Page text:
In Echuca on Wednesday morning, the flood level was 94.96 meters (above sea level), two centimeters above what authorities believe will be the peak of the Murray River.
The evacuation order was put in place after the Campaspe River overflowed 10 days ago, but some residents whose homes were not behind a makeshift dam built last week stayed to protect their homes, even though they said they had received no further help from the authorities.
Efforts to protect seven houses on Goulburn Road, in the city’s east, ended around 3am on Wednesday when a sandbag wall collapsed under the weight of water.
“We all fought really hard, but it is what it is,” Brett Lesky said as he began to clean up the trash from his mother, Robin McCluskey’s board.
McCluskey said she felt a strange sense of relief.
“I am very humbled to think that we have received so much help, [but] it’s not just me and my neighbors there. It’s all about the community – they need help so much [for the clean-up efforts],” she said.
Beside her, Adam Klent was trawling knee-deep water in his yard with a fishing net. He had already retrieved two goldfish that escaped from the pond when the sandbag wall broke.
“[Now] “I’m number three,” he said. “I’ll get a team together if I can.”
Victoria’s Emergency Management said it was unlikely but not impossible that floodwaters in Echuca, now at their highest level in more than a century, would rise further.
The flood levels are not expected to recede significantly for the next seven to 10 days, but life in the city center was slowly returning to normal on Wednesday, with some merchants removing sandbags from their storefronts and preparing to reopen.
Around 100 residents who were evicted from their homes are staying at the former Victoria Quarantine Center in Mickleham.
Emergency Services Minister Jacqueline Symes said on Wednesday that this remained a short- to medium-term option for those affected by the flooding, and announced that a temporary village of caravans and modular homes would be built in Elmore for displaced residents from nearby Rochester.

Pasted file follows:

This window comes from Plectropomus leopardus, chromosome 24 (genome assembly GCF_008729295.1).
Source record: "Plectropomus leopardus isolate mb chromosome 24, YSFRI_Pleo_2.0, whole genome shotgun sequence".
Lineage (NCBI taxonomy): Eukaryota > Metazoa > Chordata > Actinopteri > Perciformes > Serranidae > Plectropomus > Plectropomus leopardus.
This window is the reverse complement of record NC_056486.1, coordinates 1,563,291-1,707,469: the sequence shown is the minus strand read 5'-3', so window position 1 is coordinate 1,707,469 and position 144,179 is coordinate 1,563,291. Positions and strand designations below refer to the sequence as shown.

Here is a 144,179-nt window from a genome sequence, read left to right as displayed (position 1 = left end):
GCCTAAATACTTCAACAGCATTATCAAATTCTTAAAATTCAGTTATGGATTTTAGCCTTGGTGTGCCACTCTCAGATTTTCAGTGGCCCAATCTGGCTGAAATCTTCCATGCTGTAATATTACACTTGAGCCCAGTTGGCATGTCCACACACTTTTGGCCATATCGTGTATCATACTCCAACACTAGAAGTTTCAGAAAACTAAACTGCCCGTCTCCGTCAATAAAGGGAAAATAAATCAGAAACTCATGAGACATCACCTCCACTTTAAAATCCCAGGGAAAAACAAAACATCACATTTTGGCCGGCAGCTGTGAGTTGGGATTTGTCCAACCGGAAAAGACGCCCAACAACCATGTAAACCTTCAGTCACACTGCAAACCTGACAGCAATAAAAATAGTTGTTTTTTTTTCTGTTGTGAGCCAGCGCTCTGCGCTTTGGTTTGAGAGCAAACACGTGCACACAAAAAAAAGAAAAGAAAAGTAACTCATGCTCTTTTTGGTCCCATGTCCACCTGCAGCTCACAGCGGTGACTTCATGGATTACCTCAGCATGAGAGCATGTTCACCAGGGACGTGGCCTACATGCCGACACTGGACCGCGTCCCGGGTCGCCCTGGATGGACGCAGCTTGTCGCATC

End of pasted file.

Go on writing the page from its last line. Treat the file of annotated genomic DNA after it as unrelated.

“We’re going to have about 350 residential units,” Symes said. “It will start to increase by the end of the week.”
Symes said many Rochester residents affected by the flood wanted to be close to their homes.
“What they expect from the government, what they want in response to this flood, is the ability to stay close to their community to ensure that they can continue to work, rebuild and be able to stay connected as one.”
By Wednesday, six relief centers were in place in Victoria and more than 400 roads were closed due to flooding.
Bendigo’s main emergency center will close from Thursday after sheltering up to 280 people at its peak.
Symes said about 14,000 of the 32,500 applications for emergency payments received by the government had been processed.
She said the threat of flooding had not passed, with showers and thunderstorms in central and eastern Victoria on Wednesday and later in the week and into Sunday.
Forecasts mean East Gippsland residents are on high alert for the first time since the flood crisis began in Victoria, with major flooding on the Snowy River from Buchan to Orbost from Wednesday.
East Gippsland Mayor Mark Reeves said Marlow Road was closed due to flooding and farms in nearby areas such as Jarrahmand were flooded.
Residents remain on high alert in Shepparton, Seymour, Kyneton, Melbourne, Bacchus Marsh and Wangaratta as flood levels are expected to rise on Wednesday.
The EMS urged people in these areas to exercise extra caution and avoid driving through flood waters.
Emergency services said the peak of the River Murray was moving and could increase flooding downstream in Barham. Severe flooding could occur in Torumbara this weekend, with Swan Hill likely to exceed minor flood levels on Saturday and experience major flooding late next week.
Meanwhile, Maribyrnong City Council has resumed clean-up efforts after litter collection was briefly halted due to extreme weather conditions.
At least 1,500 tonnes of rubbish has been removed from Maribyrnong as residents assess the extent of the flood damage.
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